What do you actually do?

Helen – my job changes every day, there are always new things to learn, new problems to fix. It can be anything from as simple as changing passwords around the college, to working out complicated software installations.

Dawn – I think our job is unique, in that we help absolutely everyone in the college from students, to staff, to guest speakers who are only in the college for a day. It’s really nice as you get to know everyone as you’re involved with every department.

How has your career taken shape?

Helen – I’ve always had an interest in building, creating, and figuring out how things work. And, if they don’t work, finding out why and fixing the problem. I studied computing at the old Kilmarnock College initially, then went on to work for ICI. Sixteen years ago I got a job at the College as an ICT Technician and have never looked back.

Dawn – I worked as a stock controller at a time when computing was taking over a lot of the manual jobs. I was really interested in technology, so thought it was a good time to retrain. I studied at Ayrshire College, started with NC Computing. Once I finished HND Computing, I went on to the third year of a computing degree at UWS. I became an ICT Technician at Ayrshire College 2 years ago and I love it!

What advice would you give to other women and young girls interested in a career in computing?

Helen – I was the first and only female ICT Technician at the College for a long time. I have to say that I’ve never really felt that this is an issue as we have a great team. My advice would be, don’t let the boys put you off!

What challenges have you faced in your job and how have you overcome them?

Helen – There are always challenges in our job, which is what makes it so interesting. Technology changes so fast, you have to keep yourself up to date with the latest software and systems and that can be challenging when you’re so busy.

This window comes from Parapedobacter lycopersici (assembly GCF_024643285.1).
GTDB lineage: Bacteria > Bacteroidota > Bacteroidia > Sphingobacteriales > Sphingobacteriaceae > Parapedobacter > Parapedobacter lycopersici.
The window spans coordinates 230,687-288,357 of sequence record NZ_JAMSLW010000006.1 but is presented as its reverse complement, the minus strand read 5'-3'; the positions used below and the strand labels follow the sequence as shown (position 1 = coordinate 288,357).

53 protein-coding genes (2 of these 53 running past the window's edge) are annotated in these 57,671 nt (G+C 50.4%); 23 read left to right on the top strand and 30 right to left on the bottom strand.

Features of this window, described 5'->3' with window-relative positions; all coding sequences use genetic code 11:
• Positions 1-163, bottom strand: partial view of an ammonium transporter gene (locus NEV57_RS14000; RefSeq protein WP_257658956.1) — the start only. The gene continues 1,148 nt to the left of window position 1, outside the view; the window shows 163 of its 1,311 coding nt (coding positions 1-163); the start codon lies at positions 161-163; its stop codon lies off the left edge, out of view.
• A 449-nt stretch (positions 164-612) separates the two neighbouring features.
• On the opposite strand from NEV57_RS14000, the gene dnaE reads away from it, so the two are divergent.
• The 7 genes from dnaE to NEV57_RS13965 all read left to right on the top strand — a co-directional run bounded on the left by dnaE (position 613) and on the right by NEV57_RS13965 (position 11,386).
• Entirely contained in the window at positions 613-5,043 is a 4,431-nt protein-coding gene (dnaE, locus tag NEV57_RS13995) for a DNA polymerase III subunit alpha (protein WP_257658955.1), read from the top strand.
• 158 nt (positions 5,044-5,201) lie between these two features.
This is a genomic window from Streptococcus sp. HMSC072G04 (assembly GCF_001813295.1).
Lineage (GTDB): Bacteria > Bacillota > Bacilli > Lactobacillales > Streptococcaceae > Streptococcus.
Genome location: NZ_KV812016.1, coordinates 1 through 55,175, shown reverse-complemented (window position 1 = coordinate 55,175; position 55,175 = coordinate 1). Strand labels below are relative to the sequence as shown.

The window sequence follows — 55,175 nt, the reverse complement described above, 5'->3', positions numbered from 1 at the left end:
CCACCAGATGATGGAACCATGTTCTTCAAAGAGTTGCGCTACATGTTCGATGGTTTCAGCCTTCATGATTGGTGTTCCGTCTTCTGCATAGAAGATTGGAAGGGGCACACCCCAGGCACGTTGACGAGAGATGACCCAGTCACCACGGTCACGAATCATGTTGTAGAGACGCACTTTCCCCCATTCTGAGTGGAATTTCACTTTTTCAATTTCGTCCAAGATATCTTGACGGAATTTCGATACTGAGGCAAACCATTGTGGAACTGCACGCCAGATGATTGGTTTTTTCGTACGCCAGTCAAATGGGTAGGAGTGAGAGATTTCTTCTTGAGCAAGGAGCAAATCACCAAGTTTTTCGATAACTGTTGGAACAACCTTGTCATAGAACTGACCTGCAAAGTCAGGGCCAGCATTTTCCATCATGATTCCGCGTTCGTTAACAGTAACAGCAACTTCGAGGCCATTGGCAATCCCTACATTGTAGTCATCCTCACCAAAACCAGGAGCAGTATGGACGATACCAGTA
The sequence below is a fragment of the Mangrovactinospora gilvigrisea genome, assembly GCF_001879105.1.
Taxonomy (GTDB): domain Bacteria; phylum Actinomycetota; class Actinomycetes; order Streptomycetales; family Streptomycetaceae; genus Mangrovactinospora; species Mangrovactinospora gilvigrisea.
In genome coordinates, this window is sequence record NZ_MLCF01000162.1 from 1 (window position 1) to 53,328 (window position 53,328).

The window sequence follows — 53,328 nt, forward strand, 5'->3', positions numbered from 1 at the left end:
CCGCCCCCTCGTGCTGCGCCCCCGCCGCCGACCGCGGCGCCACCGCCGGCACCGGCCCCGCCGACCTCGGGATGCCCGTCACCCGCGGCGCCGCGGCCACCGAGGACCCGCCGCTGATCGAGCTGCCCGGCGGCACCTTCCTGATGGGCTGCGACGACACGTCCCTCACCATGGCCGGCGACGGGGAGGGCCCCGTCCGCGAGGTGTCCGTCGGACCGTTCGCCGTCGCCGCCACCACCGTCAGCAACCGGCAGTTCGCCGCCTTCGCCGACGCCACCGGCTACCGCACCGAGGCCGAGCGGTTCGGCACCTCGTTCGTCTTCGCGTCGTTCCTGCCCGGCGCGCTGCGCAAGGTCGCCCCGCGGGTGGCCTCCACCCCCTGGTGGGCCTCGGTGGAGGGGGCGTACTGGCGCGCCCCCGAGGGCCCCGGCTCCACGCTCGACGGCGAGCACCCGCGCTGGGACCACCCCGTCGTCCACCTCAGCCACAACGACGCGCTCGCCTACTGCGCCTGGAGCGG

What’s great about our job, is that people are always happy to see you as they know you’re there to help with any technical difficulties. It’s good to solve issues with them.

Dawn – There are challenges. It’s important to have good communication skills as well as the technical skills in our job as you’re speaking to different people every day. That’s a great part about the job, and another reason why no two days are the same, as you get to meet everyone!

What are the highlights of your job?

Helen – There’s a lot of highlights about this job, but we’re particulatly looking forward to working on the new Kilmarnock Campus. It’s a new challenge!

We’ll be helping to set up all the new ICT equipment, working with the latest technology, making sure it all runs smoothly for the students artiving in September – so it’s something to look forward to. I am very excited about that.



23 years and still learning!

gillian dochertyGillian Docherty is Chief Executive of The Data Lab. She has over 23 years’ experience working in the IT sector and is responsible for delivering the strategic vision of The Data Lab , the aim of which is to create over 250 new jobs and to generate more than £100 million to Scotland’s economy.The Data Lab is one of eight innovation centres funded by the Scottish Funding Council and it supports the development of new data science capabilities in Scotland.

Working in the technology industry for almost 23 years, every day I learn something new.  The pace of change has increased significantly and technology is changing everyone’s lives.  The way we interact with our bodies, our friends and family, our doctors, our peers and colleagues is changed by technology advances and, with the internet of things, connected fridges and washing machines are on the way.   In fact, it is predicted that there will be 20.8 billion connected ‘things’ by 2020.

I will share some of my journey to my current role as Chief Executive of The Data Lab and some of the fantastic opportunities I have had along the way and those I think are still to come.

When I was at school there were no computing courses until I was in my 6th year, but I really enjoyed sciences, maths and problem solving so it was a natural progression to take a module in computing when it became available.  I was excited about the new opportunities computing enabled but wasn’t as visionary as Steve Jobs unfortunately.  I followed that course by taking Computing at university and secured a graduate role at IBM. If I’m really honest, I wasn’t fully aware how important that decision was and how a whole world of opportunity would open up.